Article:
Sometimes it’s easier to stick your head in the sand pretending everything is okay. Some men may choose this approach when sexual and performance issues have gone awry. But any man, who wants to keep bringing his A-game to the bedroom, will sooner or later need to broach the topic with an expert – his urologist.
For obvious reasons, when sexual issues come up, men will naturally want to resolve them as soon as possible
However, another consideration is that sometimes sexual issues may signal more serious health conditions. In most cases, these can be treated. But until a man makes an appointment and thoroughly discusses what exactly is happening with his doctor, the problem could worsen.
Here are the five most common sexual problems men may face and what they can do about them:
- 1. Erectile dysfunction
Men with erectile dysfunction (ED) or impotence struggle to get and then maintain an erection sufficient enough for sexual intercourse. Up to 30 million American men get ED, but most men usually are reluctant to talk about their ED problem with other men or their doctor.
Other than putting a strain on a couple’s sex life, ED can also be the first sign of significant cardiac or vascular disease. To sustain an erection, the penis requires good blood flow, and men with heart disease usually do not have good blood flow. Studies have shown that most men seen in the emergency room for a heart attack or stroke suffered from ED three to five years earlier.
Any man who has been experiencing ED for more than a month should seek the advice of a doctor, such as a urologist specializing in erectile dysfunction. Urologists are a man’s best option for successfully treating ED to regain his sex life.
To treat ED, it’s important to determine the underlying cause. From there, men may start making lifestyle changes such as losing weight, quitting smoking, eating a healthier diet, and increasing exercise. Besides lifestyle modifications, medications to treat ED may also be used, which include Viagra, Levitra, and Cialis.
- Priapism or prolonged erection
Priapism is when a man has an abnormal erection in which blood that engorges the penis fails to drain. Every year emergency rooms see thousands of men with this distressing condition that, if an erection lasts too long – more than 4 hours – can do permanent damage to the penis. Priapism is a medical emergency that could result in a man’s ability to ever have an erection again.
One cause of priapism is medication used to treat ED. It’s a rare side effect but it can happen. Other possible causes can include certain psychiatric medications, cocaine use, or sickle cell disease.
To treat a prolonged erection, a doctor may drain the excess blood from the penis with a needle, use medication to limit blood flow into the penis, or do surgery
3. Peyronie’s disease
Peyronie’s disease is when scar tissue or plaque forms in the penis. It can occur at any age, but men over 40 are who it affects the most. A thick, elastic membrane called the tunica albuginea is where the plaque builds up inside the tissues of this membrane. The most common area where plaque buildup occurs is the top or bottom of the penis.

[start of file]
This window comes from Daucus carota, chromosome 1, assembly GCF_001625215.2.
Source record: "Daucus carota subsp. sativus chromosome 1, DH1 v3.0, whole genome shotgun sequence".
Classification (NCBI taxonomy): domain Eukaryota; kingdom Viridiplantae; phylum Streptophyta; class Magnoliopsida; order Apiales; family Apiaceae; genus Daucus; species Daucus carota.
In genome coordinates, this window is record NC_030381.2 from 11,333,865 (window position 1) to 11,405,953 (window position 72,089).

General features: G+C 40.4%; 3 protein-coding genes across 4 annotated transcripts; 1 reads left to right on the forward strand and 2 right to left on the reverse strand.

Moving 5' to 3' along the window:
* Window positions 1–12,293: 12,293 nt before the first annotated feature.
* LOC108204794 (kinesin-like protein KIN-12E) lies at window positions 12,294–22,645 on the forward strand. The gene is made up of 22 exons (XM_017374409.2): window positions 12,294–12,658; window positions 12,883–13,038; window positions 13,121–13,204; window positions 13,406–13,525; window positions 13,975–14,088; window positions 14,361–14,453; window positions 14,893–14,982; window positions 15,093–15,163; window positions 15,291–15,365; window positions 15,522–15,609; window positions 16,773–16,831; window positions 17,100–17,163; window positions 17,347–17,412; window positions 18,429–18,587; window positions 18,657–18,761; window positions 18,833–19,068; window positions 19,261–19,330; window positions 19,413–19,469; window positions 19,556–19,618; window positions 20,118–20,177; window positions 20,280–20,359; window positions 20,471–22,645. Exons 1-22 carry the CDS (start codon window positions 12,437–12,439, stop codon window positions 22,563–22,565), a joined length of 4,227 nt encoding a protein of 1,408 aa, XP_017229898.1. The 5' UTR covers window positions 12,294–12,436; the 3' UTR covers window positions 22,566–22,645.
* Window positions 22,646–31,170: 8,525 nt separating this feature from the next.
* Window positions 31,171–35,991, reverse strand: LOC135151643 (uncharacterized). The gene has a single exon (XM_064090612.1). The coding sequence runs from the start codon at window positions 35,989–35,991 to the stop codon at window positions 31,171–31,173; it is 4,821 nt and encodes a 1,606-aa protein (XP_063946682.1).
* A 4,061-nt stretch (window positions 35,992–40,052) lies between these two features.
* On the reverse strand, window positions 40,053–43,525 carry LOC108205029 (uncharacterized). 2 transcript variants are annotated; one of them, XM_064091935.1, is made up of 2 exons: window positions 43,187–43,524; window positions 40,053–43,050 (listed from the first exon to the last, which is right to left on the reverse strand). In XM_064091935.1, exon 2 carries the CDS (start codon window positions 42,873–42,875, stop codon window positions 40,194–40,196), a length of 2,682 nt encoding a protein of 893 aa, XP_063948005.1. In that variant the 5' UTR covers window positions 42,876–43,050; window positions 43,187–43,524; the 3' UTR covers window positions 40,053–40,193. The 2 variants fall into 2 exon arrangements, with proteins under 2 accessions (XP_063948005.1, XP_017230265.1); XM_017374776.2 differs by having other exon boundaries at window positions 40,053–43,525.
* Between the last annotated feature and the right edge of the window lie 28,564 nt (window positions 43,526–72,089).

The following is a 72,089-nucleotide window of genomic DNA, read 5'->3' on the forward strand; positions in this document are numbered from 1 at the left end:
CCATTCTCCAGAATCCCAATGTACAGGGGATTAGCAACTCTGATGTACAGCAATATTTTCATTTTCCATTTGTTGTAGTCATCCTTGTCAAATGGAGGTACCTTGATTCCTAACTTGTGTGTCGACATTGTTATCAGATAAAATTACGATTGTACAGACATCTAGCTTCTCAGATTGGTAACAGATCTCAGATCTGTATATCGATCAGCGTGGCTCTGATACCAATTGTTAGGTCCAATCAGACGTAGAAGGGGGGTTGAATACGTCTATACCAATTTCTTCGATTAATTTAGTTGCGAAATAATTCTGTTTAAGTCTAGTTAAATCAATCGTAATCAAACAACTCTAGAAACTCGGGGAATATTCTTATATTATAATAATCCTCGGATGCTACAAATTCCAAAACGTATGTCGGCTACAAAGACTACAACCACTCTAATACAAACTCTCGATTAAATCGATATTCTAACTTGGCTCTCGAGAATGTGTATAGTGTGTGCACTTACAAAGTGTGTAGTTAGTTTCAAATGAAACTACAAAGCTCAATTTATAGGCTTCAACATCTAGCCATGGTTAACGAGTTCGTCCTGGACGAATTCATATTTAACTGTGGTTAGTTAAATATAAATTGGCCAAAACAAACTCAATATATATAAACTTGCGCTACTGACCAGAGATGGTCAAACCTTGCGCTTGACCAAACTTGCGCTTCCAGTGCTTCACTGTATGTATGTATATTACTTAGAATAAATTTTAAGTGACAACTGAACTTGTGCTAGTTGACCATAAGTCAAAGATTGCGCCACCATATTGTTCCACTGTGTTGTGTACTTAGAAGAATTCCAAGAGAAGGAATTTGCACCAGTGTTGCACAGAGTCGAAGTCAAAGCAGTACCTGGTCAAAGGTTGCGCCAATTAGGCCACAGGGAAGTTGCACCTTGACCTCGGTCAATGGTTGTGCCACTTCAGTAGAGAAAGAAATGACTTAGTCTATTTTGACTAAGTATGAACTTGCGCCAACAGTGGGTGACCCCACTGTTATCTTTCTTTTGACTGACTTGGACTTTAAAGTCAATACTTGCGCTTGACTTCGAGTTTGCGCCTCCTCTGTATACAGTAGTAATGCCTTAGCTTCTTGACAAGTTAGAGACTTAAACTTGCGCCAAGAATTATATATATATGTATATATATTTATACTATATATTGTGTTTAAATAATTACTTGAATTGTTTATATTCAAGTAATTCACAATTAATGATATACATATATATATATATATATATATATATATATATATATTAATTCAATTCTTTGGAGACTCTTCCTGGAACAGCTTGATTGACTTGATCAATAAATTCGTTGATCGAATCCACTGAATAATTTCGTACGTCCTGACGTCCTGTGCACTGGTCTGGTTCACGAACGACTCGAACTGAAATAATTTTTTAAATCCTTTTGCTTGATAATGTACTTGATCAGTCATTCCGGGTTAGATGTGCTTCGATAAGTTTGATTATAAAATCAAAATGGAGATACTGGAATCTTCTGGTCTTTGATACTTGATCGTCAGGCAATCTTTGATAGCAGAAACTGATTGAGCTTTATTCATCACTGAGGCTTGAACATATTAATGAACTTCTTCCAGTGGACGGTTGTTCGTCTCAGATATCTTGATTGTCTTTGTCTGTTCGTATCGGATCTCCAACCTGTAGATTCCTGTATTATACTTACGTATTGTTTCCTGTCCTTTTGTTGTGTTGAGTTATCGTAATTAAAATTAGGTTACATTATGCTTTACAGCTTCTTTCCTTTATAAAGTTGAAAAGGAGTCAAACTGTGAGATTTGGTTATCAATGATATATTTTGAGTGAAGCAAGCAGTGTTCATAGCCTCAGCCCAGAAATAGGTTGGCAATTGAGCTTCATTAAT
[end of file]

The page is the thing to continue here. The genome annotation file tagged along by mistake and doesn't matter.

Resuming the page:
If the condition is severe enough, it can cause a curve in the penis when erect and be painful enough to prevent a man from having sex. The deformation of the penis is caused by scar tissue that appears as a hard lump, usually on the upper side of the penis. In most cases, pain during an erection goes away after one or two years, even though the curvature may remain.
In the past, surgery has been the main treatment option. However, new methods are being tested, such as compounds that can be injected into the scar tissue to straighten the penis.
- Hypogonadism or testosterone deficiency
Male hypogonadism is when the testes, also called the testicles, are not making normal levels of the male sex hormone, testosterone. A deficiency of testosterone can affect not only sexual performance but also a man’s bone health, energy level, muscle strength, and mood.
Any man having difficulty achieving or maintaining erections needs to see his doctor, who will order a simple morning blood test to rule out low testosterone as the underlying cause. To treat low testosterone, testosterone replacement therapy – such as with a gel or patch – will help prevent symptoms. All men using testosterone replacement therapy will need regular follow-ups to ensure they are within a reasonable range of testosterone.
- Premature ejaculation
Premature ejaculation happens when a man ejaculates earlier during sexual intercourse than his partner would like. It is estimated that as many as one out of every three men experiences it at some time. If it happens infrequently, it’s not a cause for concern. However, if it frequently affects a man’s sex life, he needs to bring this up with his doctor.
Premature ejaculation is more common in men across all age groups than ED and is the most frequent complaint of sexual dysfunction in men under 40.
There are several methods of treating premature ejaculation, which include behavioral techniques, topical anesthetic creams applied to the penis right before sex to reduce sensation, helping to delay ejaculation, and certain oral medications.
Dr. David Samadi is the Director of Men’s Health and Urologic Oncology at St. Francis Hospital in Long Island. He’s a renowned and highly successful board certified Urologic Oncologist Expert and Robotic Surgeon in New York City, regarded as one of the leading prostate surgeons in the U.S., with a vast expertise in prostate cancer treatment and Robotic-Assisted Laparoscopic Prostatectomy. Dr. Samadi is a medical contributor to NewsMax TV and is also the author of The Ultimate MANual, Dr. Samadi’s Guide to Men’s Health and Wellness, available online both on Amazon and Barnes & Noble. Visit Dr. Samadi’s websites at robotic oncology and prostate cancer 911.